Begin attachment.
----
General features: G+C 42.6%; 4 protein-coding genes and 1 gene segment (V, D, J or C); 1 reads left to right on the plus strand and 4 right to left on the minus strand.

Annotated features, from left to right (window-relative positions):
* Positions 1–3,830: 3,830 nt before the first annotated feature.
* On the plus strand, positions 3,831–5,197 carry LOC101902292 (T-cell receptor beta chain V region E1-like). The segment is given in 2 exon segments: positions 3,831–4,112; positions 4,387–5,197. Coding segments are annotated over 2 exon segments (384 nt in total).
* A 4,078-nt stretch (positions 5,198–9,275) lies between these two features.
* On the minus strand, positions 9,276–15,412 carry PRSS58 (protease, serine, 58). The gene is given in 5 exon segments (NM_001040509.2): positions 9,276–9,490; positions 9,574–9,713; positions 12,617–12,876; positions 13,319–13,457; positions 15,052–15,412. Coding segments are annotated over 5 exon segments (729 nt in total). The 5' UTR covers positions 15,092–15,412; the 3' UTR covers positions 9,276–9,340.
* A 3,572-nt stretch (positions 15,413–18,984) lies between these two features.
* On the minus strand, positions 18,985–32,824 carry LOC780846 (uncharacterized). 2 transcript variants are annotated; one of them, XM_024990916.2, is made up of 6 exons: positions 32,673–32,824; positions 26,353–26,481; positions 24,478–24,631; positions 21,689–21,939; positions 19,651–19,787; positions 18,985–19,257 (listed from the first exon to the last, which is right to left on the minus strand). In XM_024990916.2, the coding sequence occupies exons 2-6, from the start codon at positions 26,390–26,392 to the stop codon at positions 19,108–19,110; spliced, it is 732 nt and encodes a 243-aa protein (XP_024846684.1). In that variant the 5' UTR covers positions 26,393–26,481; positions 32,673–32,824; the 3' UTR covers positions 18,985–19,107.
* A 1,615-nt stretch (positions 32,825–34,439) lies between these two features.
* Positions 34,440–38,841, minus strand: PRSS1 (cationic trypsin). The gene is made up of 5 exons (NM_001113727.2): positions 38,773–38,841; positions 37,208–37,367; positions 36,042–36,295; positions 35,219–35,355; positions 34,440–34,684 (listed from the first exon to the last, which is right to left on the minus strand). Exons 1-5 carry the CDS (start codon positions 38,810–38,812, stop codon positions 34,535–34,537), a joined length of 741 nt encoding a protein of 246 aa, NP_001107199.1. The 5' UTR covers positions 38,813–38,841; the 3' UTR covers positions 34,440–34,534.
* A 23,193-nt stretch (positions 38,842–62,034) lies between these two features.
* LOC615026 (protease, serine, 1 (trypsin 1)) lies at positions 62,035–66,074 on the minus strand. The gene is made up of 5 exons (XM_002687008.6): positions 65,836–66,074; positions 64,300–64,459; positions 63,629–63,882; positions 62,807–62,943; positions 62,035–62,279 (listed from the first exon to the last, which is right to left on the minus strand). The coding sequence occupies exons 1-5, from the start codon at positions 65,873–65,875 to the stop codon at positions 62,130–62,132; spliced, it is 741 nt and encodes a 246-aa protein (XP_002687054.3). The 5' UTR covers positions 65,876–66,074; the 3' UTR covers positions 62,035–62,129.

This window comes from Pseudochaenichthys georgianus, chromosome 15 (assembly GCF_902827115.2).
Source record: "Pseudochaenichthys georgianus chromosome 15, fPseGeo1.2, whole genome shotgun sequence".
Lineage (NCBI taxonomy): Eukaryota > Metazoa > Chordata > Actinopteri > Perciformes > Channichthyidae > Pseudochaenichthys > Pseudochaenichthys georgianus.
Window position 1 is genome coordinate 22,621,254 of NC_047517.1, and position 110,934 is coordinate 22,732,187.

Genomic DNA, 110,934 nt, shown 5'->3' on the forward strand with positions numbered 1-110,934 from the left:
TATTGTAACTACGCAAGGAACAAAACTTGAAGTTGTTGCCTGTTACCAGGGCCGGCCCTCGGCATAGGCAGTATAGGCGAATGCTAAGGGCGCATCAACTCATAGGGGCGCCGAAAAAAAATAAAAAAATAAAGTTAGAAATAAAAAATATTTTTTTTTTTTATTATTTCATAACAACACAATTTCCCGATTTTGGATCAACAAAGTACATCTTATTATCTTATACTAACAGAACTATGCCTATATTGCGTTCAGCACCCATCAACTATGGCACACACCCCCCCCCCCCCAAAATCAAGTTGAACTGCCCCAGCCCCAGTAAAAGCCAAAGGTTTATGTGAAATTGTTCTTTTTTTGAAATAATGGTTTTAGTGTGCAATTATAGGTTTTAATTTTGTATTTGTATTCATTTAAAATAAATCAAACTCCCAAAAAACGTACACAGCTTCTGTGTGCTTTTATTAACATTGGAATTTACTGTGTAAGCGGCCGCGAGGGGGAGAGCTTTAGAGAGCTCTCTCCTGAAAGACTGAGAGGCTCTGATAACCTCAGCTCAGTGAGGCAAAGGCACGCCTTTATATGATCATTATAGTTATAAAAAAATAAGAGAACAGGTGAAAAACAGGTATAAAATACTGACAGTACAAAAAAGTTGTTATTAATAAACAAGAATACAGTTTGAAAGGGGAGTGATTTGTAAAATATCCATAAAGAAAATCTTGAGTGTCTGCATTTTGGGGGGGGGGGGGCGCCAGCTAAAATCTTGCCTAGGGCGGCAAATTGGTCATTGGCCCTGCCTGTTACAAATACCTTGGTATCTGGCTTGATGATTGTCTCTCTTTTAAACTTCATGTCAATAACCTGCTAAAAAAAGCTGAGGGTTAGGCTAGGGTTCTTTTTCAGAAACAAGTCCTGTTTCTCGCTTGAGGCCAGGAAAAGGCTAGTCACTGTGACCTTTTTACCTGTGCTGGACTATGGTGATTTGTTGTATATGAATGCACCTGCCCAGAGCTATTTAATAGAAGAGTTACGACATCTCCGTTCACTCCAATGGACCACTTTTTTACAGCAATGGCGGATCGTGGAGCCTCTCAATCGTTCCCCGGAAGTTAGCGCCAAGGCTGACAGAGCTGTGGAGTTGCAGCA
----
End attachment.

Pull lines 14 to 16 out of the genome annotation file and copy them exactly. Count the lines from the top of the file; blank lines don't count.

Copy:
Source record: "Pseudochaenichthys georgianus chromosome 15, fPseGeo1.2, whole genome shotgun sequence".
Lineage (NCBI taxonomy): Eukaryota > Metazoa > Chordata > Actinopteri > Perciformes > Channichthyidae > Pseudochaenichthys > Pseudochaenichthys georgianus.
Window position 1 is genome coordinate 22,621,254 of NC_047517.1, and position 110,934 is coordinate 22,732,187.